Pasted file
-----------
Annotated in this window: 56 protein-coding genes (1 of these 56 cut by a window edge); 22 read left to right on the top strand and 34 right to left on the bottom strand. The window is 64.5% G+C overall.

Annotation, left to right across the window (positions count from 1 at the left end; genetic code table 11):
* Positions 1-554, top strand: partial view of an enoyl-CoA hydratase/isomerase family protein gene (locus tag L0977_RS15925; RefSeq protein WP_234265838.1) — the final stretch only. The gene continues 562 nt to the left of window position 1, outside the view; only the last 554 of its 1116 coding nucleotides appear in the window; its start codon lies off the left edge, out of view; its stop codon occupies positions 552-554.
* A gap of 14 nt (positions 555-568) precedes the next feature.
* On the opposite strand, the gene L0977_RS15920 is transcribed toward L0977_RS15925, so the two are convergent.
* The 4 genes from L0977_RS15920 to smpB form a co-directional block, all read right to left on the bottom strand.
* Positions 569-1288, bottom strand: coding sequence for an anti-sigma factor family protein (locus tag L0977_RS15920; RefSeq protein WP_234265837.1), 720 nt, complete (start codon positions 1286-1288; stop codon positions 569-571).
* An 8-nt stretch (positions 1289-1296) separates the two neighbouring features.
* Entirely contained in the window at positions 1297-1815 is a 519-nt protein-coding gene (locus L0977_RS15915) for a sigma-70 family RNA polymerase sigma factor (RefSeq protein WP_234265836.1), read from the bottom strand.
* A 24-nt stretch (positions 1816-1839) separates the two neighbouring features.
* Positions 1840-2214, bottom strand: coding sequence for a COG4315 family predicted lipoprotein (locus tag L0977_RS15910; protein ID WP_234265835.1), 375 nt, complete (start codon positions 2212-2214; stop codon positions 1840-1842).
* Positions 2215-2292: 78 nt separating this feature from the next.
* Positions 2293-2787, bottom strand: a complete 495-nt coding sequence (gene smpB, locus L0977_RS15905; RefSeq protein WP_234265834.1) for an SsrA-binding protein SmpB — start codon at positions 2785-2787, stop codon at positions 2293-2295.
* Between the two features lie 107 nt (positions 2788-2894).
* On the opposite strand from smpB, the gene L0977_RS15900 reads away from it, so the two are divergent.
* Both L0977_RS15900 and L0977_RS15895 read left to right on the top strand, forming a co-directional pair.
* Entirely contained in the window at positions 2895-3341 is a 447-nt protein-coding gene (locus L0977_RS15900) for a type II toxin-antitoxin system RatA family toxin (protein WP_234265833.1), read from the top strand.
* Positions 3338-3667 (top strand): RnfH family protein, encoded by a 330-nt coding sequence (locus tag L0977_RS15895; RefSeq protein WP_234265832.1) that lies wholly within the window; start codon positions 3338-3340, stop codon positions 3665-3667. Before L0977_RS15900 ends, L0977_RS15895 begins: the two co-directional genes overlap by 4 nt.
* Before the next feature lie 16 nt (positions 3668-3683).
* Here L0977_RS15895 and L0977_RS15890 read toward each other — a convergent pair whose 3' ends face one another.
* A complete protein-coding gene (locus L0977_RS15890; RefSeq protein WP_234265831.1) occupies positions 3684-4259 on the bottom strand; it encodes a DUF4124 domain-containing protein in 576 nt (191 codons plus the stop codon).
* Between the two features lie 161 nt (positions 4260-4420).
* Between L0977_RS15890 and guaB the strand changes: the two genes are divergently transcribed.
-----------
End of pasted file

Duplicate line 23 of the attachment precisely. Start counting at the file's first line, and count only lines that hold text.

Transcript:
* Between L0977_RS15890 and guaB the strand changes: the two genes are divergently transcribed.